As a traditional Chinese medicine practitioner, the most frequent question I get from the people I treat for the first time is
What is this this moxa/moxibustion?
The term moxa comes from a Japanese word that translates as burning herb. Basically, moxibustion is heat therapy by burning herbs and it is an intrinsic part of traditional Chinese medicine.
Across the ages, application of heat has proven to be one of the most effective forms of treatment devised by humans. Some cultures enjoyed the blessings of thermal waters, others applied hot stones to painful areas, yet others used the power of herbs to alleviate pain and would burn them to heal wounds.
Even to this day we make use of warm patches and warm cushions to alleviate pain and discomfort, not to mention the wonderful benefits of a nice warm bath after a long day.
Contemporary Western medicine uses cauterisation procedures, which imply burning tissues in order to remove unwanted elements and sterilise a certain area.
Cauterisation triggers a very efficient and fast emergency response from the immune system. No other pathogen will create such intense and quick reaction in the body than burning fire. By creating a very small, controlled crisis, cauterisation will awaken a sluggish and dormant immune system to respond to the “emergency” call. And, once awakened, it will also deal with any other intruder found in its way.
When talking about traditional Chinese medicine, we need to mention the fact that TCM will never use ice as therapy. Cold is regarded as one of the External Devils or Pathogens.
One will find plenty of TCM texts mentioning therapies and techniques that can be used to expel Cold, but never one therapy or technique to put Cold back as means of health preservation or health restoration.
Moxibustion as part of traditional Chinese medicine
The Chinese character for Acupuncture is a symbol which can be translated as acupuncture-moxibustion, which means that the two techniques, acupuncture and moxibustion complement each other or stem from the same medical branch. Some written TCM texts claim that acupuncture needles have the ability to transfer and disperse energy when placed in the acupoints, while acu-moxa has the ability to awaken the energy in the acupoints.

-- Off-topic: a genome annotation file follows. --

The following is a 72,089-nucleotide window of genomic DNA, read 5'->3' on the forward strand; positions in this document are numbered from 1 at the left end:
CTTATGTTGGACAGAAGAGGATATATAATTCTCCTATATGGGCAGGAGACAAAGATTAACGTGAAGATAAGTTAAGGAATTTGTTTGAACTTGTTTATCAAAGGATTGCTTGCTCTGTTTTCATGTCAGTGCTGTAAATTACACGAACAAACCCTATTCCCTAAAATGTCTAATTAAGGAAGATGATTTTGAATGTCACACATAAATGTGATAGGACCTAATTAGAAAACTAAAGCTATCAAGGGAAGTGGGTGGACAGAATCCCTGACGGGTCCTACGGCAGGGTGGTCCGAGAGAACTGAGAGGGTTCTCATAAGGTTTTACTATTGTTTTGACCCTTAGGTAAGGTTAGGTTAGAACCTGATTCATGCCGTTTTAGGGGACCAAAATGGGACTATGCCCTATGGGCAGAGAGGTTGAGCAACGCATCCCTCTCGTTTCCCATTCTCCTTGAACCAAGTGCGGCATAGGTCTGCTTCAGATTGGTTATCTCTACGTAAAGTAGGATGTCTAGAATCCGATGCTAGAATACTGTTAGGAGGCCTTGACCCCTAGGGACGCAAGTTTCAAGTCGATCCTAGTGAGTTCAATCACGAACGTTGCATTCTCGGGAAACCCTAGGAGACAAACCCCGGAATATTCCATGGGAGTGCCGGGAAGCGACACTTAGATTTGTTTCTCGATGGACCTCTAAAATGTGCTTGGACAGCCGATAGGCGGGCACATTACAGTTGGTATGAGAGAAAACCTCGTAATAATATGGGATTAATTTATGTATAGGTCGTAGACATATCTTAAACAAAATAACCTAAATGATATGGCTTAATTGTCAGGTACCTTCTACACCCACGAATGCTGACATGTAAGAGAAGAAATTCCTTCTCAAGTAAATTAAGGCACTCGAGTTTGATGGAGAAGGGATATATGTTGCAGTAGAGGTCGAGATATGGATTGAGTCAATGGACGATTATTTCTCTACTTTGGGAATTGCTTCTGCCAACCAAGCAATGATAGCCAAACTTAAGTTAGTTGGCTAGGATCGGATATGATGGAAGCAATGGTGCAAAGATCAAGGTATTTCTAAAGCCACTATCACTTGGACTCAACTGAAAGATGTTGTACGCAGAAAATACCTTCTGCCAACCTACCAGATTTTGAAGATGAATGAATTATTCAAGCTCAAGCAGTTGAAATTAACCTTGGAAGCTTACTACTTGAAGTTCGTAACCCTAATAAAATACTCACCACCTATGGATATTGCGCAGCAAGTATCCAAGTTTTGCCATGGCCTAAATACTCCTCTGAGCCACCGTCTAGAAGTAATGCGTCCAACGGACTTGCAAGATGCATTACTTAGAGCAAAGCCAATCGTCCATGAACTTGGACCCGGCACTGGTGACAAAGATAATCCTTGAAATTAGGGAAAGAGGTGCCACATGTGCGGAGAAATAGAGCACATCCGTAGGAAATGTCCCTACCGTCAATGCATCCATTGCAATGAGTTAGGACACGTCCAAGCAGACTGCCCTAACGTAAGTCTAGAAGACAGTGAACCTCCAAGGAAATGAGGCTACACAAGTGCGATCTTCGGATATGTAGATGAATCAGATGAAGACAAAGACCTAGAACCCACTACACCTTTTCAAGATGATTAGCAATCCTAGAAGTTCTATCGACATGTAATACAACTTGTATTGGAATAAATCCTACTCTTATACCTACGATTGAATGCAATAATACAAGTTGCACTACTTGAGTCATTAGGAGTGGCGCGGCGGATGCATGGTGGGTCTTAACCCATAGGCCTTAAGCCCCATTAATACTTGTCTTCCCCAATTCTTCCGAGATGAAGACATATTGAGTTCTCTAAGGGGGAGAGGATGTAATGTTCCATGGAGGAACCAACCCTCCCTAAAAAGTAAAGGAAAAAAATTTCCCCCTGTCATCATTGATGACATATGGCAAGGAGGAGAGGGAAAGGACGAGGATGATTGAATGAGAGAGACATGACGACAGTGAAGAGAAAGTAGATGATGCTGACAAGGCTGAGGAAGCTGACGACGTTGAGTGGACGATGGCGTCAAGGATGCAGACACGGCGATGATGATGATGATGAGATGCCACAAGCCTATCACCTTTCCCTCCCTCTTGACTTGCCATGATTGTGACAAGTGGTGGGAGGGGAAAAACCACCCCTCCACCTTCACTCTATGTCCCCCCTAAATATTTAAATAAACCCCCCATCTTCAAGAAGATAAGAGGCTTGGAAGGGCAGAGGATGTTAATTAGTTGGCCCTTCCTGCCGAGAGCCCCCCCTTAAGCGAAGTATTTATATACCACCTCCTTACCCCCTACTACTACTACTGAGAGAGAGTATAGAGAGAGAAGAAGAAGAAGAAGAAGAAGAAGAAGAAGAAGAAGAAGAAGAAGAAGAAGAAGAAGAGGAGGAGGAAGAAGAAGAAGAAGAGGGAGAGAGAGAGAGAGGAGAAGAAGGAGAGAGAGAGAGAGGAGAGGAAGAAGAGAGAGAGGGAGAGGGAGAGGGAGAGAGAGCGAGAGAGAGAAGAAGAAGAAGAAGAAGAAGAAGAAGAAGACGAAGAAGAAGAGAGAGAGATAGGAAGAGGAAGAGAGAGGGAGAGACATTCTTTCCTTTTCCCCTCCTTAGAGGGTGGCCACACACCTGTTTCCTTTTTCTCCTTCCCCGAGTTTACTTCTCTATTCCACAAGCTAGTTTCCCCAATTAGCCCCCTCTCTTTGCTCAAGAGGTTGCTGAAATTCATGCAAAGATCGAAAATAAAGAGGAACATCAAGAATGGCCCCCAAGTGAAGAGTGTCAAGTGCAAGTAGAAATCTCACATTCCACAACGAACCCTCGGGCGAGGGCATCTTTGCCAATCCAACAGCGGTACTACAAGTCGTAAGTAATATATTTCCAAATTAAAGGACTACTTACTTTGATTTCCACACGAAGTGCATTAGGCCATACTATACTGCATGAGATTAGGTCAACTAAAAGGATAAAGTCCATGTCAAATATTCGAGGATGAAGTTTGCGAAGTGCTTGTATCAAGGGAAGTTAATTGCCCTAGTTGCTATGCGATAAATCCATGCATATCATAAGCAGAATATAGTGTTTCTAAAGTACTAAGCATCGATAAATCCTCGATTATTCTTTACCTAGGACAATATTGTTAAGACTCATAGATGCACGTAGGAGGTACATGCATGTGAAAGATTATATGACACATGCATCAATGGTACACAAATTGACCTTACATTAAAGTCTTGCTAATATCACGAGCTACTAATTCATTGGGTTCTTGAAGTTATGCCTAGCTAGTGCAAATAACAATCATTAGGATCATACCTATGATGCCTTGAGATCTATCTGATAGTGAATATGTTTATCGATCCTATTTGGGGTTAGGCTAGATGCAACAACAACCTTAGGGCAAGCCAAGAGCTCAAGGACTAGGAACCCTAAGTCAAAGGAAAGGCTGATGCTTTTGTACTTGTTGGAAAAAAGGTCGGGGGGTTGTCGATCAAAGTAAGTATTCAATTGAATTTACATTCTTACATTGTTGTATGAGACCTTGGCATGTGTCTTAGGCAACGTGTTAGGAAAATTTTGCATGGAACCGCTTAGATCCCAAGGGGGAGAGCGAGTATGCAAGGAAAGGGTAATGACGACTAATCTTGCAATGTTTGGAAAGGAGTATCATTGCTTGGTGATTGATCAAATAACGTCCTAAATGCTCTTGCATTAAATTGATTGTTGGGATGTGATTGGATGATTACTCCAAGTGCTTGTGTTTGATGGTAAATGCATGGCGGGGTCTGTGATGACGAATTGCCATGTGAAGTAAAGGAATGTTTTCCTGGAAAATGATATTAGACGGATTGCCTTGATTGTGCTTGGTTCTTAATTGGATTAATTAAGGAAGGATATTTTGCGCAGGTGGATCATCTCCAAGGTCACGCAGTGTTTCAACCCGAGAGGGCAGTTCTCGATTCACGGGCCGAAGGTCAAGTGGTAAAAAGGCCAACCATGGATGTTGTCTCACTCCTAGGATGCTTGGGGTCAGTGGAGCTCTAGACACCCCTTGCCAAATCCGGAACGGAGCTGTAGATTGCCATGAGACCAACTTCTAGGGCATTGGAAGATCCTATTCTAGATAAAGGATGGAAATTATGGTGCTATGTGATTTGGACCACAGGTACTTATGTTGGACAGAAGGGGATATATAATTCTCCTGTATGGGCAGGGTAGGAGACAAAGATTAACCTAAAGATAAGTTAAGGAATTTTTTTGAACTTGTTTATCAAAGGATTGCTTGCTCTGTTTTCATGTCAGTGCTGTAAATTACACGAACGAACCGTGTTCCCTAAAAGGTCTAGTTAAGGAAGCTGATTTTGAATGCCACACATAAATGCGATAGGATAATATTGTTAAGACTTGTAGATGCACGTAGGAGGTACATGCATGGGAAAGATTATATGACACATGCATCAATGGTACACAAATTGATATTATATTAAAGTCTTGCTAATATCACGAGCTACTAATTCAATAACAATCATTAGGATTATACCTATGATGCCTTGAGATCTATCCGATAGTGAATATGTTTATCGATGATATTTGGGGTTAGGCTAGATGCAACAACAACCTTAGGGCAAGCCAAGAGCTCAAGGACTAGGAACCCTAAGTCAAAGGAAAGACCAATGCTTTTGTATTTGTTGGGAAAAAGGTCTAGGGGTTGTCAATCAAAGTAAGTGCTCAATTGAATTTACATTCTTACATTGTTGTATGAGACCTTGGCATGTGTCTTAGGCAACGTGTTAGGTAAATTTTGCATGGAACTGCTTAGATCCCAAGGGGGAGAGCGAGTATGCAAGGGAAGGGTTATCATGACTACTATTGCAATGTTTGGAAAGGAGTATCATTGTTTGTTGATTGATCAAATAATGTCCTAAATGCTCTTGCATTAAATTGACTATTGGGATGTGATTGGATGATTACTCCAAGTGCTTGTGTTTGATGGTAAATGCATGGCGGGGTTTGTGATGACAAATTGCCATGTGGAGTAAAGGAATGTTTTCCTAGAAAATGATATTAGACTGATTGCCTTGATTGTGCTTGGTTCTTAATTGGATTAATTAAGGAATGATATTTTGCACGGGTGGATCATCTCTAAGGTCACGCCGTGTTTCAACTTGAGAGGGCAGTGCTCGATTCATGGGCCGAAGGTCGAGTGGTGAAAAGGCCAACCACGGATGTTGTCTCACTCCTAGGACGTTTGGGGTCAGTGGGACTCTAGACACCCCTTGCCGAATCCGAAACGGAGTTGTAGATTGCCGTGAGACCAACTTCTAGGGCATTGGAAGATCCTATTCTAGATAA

One image that pops into my mind when I try to explain to somebody the difference between acupuncture, acupressure and acumoxa involves a sleeping dragon – the acupoint. Acupuncture awakens this dragon by poking a spear into her back, acupressure shakes her awake, while acumoxa not only awakens the dragon, but puts the fire back into the dragon’s breath.
To Mugwort or Not To Mugwort
Nowadays, there are several means to perform moxibustion, acumoxa and heat therapy.
Traditionally, acumoxa and moxibustion have been performed by burning Ai Ye, aka Artemisia argyi, aka Mugwort, a herb known for its special properties in numerous cultures.
The Artemisia family contains more than 200 different plants, all of them used in ancient traditional and herbal medicines for their properties.
In TCM, Mugwort is the main herb to be processed for acumoxa and moxibustion. However, TCM also uses Artemisia absinthium, aka Wormwood to make a vast array of herbal remedies: teas, infusions, herbal formulas, cooking herbs, essential oils, poultices, ointments, skin patches and incense. Additionally, since the two herbs have the property of repelling insects and pests, they are also placed above or around the front door, to protect the homes from insects, but also from unwanted guests.
In the ideal situation, the TCM practitioner is able to use mugwort moxa in their treatment premises. However, modern practices have limited the use of mugwort as a means of performing acumoxa and moxibustion. The main “complaints” come from the fire-fighter brigade (burnt mugwort produces smoke), but also from the clients (some are sensitive to smoke and also the smell), sometimes also from the other tenants in the building.
Smokeless versions of acumoxa and moxibustion make use of specially treated charcoal, which produces about the same amount and intensity of heat but less smell and virtually zero smoke,
Another variant are the TDP infrared lamps with mineral plates. These have been designed by the Chinese as a more modern alternative to mugwort and they have become quite popular among the practitioners and clients alike. In fact, it is very seldom one will walk into a TCM treatment room and not find one lamp waiting there to be used.
However, no matter how modern or safe the more modern approaches might be, they cannot replicate the original murwort plant. Apart from the unique burning temperature and burning time, mugwort contains specific essential oils and other herbal components that the more modern instruments have yet failed to replicate. The fact that the ancient practitioners chose mugwort as herb of choice for this therapy means that there is actually no real substitute for it.
Ways to do moxa therapy
There are several ways in which moxa therapy can be included in TCM treatment sessions. Depending on the client’s complaint, the practitioner will choose the best form of moxibustion therapy.
Acumoxa focuses on applying moxa on acupoints. In this case, the moxa cones are either attached to the acupuncture needle that is being inserted in the acupoint, or the moxa is used on its own. Acumoxa uses the same acupoints as acupuncture and acupressure, only the means to manipulate the Qi at the point is the moxa cone. The heat of the moxa will penetrate the acupoint and will activate the desired response for the specific treatment.